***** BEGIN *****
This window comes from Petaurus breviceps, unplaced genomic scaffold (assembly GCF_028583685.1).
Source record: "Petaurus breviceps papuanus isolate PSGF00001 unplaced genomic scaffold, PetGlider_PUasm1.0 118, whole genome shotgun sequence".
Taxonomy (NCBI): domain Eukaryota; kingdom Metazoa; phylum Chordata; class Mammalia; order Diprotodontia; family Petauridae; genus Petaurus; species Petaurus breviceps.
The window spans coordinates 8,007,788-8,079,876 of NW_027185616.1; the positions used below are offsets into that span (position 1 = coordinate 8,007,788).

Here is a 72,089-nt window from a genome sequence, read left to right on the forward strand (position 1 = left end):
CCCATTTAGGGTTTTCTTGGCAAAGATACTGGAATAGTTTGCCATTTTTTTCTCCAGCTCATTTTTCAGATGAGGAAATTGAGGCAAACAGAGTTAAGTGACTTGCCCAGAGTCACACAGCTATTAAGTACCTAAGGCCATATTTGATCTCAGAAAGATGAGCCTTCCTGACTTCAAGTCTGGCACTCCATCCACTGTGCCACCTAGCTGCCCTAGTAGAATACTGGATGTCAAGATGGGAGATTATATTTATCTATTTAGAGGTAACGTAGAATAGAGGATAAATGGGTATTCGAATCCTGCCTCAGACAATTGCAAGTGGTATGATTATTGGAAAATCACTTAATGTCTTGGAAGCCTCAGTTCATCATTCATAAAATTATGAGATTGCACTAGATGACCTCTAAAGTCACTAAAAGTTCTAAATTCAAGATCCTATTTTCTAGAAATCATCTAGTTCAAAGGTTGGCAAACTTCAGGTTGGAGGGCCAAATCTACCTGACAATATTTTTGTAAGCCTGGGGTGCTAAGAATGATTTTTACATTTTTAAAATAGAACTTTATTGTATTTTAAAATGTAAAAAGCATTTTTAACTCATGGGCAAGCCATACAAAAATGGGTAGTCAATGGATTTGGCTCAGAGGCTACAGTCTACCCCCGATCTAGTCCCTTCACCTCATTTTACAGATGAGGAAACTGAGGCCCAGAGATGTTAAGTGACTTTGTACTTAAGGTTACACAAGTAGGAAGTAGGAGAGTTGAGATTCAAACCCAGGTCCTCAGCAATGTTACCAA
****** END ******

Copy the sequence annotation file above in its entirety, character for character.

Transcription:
This window comes from Petaurus breviceps, unplaced genomic scaffold (assembly GCF_028583685.1).
Source record: "Petaurus breviceps papuanus isolate PSGF00001 unplaced genomic scaffold, PetGlider_PUasm1.0 118, whole genome shotgun sequence".
Taxonomy (NCBI): domain Eukaryota; kingdom Metazoa; phylum Chordata; class Mammalia; order Diprotodontia; family Petauridae; genus Petaurus; species Petaurus breviceps.
The window spans coordinates 8,007,788-8,079,876 of NW_027185616.1; the positions used below are offsets into that span (position 1 = coordinate 8,007,788).

Here is a 72,089-nt window from a genome sequence, read left to right on the forward strand (position 1 = left end):
CCCATTTAGGGTTTTCTTGGCAAAGATACTGGAATAGTTTGCCATTTTTTTCTCCAGCTCATTTTTCAGATGAGGAAATTGAGGCAAACAGAGTTAAGTGACTTGCCCAGAGTCACACAGCTATTAAGTACCTAAGGCCATATTTGATCTCAGAAAGATGAGCCTTCCTGACTTCAAGTCTGGCACTCCATCCACTGTGCCACCTAGCTGCCCTAGTAGAATACTGGATGTCAAGATGGGAGATTATATTTATCTATTTAGAGGTAACGTAGAATAGAGGATAAATGGGTATTCGAATCCTGCCTCAGACAATTGCAAGTGGTATGATTATTGGAAAATCACTTAATGTCTTGGAAGCCTCAGTTCATCATTCATAAAATTATGAGATTGCACTAGATGACCTCTAAAGTCACTAAAAGTTCTAAATTCAAGATCCTATTTTCTAGAAATCATCTAGTTCAAAGGTTGGCAAACTTCAGGTTGGAGGGCCAAATCTACCTGACAATATTTTTGTAAGCCTGGGGTGCTAAGAATGATTTTTACATTTTTAAAATAGAACTTTATTGTATTTTAAAATGTAAAAAGCATTTTTAACTCATGGGCAAGCCATACAAAAATGGGTAGTCAATGGATTTGGCTCAGAGGCTACAGTCTACCCCCGATCTAGTCCCTTCACCTCATTTTACAGATGAGGAAACTGAGGCCCAGAGATGTTAAGTGACTTTGTACTTAAGGTTACACAAGTAGGAAGTAGGAGAGTTGAGATTCAAACCCAGGTCCTCAGCAATGTTACCAA